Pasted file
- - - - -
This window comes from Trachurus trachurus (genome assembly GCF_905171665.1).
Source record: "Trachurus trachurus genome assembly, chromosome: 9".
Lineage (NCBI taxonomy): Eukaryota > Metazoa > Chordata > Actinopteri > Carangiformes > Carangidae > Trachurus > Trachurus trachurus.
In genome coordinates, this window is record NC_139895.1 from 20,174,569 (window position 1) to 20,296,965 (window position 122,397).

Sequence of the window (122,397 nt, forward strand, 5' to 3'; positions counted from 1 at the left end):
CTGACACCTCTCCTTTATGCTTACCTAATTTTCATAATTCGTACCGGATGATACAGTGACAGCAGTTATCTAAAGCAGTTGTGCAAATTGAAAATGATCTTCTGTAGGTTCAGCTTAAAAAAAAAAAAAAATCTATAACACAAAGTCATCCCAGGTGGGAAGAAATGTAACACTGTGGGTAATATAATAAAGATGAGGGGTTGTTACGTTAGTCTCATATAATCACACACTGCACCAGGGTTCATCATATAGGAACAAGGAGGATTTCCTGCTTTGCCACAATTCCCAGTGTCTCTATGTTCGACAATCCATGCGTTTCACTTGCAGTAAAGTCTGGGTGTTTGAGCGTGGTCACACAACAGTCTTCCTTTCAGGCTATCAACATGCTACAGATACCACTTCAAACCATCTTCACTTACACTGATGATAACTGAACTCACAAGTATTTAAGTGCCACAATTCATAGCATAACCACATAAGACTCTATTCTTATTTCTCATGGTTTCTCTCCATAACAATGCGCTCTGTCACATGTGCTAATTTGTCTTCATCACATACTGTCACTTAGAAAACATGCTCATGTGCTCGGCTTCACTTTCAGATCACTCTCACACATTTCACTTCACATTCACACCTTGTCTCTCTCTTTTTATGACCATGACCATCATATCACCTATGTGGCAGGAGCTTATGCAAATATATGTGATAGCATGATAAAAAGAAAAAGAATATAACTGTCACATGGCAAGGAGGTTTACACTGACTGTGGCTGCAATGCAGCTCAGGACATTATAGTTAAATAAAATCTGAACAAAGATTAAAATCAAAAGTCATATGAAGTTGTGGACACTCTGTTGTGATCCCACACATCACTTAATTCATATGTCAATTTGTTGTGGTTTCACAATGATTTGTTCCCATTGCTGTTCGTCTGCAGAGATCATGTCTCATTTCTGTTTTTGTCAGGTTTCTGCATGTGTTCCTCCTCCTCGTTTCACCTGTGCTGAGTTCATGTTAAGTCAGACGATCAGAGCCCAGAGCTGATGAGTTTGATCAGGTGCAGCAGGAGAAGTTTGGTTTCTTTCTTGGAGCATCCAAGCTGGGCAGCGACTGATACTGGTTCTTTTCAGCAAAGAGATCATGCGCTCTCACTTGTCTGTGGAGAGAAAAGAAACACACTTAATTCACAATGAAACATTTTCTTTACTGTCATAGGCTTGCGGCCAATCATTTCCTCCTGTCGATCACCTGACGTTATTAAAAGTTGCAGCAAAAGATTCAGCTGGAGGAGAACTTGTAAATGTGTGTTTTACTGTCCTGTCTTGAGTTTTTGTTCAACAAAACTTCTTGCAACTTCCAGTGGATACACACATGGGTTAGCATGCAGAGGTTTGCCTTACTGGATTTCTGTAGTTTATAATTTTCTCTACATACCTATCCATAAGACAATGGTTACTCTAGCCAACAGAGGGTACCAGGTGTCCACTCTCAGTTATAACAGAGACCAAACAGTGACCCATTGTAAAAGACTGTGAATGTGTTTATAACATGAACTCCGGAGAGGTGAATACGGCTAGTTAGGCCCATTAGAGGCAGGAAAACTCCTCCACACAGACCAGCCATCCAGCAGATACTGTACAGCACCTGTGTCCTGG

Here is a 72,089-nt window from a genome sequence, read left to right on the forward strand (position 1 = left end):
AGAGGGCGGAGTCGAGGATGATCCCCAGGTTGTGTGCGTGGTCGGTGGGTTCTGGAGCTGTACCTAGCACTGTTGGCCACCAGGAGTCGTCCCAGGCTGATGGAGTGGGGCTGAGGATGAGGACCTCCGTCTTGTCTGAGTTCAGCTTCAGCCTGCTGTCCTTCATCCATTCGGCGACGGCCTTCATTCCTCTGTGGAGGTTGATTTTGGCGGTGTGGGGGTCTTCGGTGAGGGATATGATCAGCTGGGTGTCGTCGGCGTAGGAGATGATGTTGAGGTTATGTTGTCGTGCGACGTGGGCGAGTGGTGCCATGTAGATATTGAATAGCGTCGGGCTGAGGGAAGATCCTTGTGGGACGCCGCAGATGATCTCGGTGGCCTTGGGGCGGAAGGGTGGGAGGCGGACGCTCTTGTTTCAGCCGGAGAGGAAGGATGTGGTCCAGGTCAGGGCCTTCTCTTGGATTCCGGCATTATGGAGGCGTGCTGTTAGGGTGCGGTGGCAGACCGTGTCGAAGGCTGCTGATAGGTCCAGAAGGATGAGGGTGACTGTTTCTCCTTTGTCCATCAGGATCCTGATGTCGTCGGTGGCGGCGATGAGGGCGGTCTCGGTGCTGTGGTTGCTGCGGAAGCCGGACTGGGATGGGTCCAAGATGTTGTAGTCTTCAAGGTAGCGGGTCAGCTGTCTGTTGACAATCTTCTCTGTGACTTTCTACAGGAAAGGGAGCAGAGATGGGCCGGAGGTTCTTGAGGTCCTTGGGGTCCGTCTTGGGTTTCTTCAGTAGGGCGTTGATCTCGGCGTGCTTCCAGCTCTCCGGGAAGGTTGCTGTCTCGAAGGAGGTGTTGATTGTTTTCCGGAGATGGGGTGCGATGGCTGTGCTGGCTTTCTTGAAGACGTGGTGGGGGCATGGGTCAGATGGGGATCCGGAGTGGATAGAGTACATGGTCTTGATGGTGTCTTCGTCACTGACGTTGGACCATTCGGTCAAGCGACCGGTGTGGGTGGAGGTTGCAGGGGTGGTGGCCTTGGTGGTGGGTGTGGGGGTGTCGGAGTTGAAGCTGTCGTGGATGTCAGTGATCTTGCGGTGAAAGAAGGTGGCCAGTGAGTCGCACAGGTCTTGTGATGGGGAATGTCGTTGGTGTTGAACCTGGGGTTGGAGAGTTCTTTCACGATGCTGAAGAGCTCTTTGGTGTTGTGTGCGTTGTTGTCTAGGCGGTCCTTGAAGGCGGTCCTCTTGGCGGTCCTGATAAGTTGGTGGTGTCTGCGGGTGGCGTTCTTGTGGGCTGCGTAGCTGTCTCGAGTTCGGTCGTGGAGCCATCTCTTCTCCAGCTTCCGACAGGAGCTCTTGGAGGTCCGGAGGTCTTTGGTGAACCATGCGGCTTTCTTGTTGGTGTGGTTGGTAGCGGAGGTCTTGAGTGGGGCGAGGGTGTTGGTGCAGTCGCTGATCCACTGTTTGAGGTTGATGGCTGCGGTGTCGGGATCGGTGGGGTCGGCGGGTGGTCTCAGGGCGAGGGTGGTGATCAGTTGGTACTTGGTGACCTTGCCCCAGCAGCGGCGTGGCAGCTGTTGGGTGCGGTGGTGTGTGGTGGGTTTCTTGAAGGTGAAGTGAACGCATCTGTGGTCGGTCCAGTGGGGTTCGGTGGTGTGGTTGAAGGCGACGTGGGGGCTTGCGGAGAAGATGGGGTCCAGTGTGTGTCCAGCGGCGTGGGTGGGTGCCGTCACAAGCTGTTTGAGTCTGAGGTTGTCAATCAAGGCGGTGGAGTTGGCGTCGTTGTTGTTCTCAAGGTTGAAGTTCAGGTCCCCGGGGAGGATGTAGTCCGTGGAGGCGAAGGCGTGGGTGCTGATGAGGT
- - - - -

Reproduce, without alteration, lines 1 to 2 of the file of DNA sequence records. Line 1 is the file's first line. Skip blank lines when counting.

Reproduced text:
This window comes from Trachurus trachurus (genome assembly GCF_905171665.1).
Source record: "Trachurus trachurus genome assembly, chromosome: 9".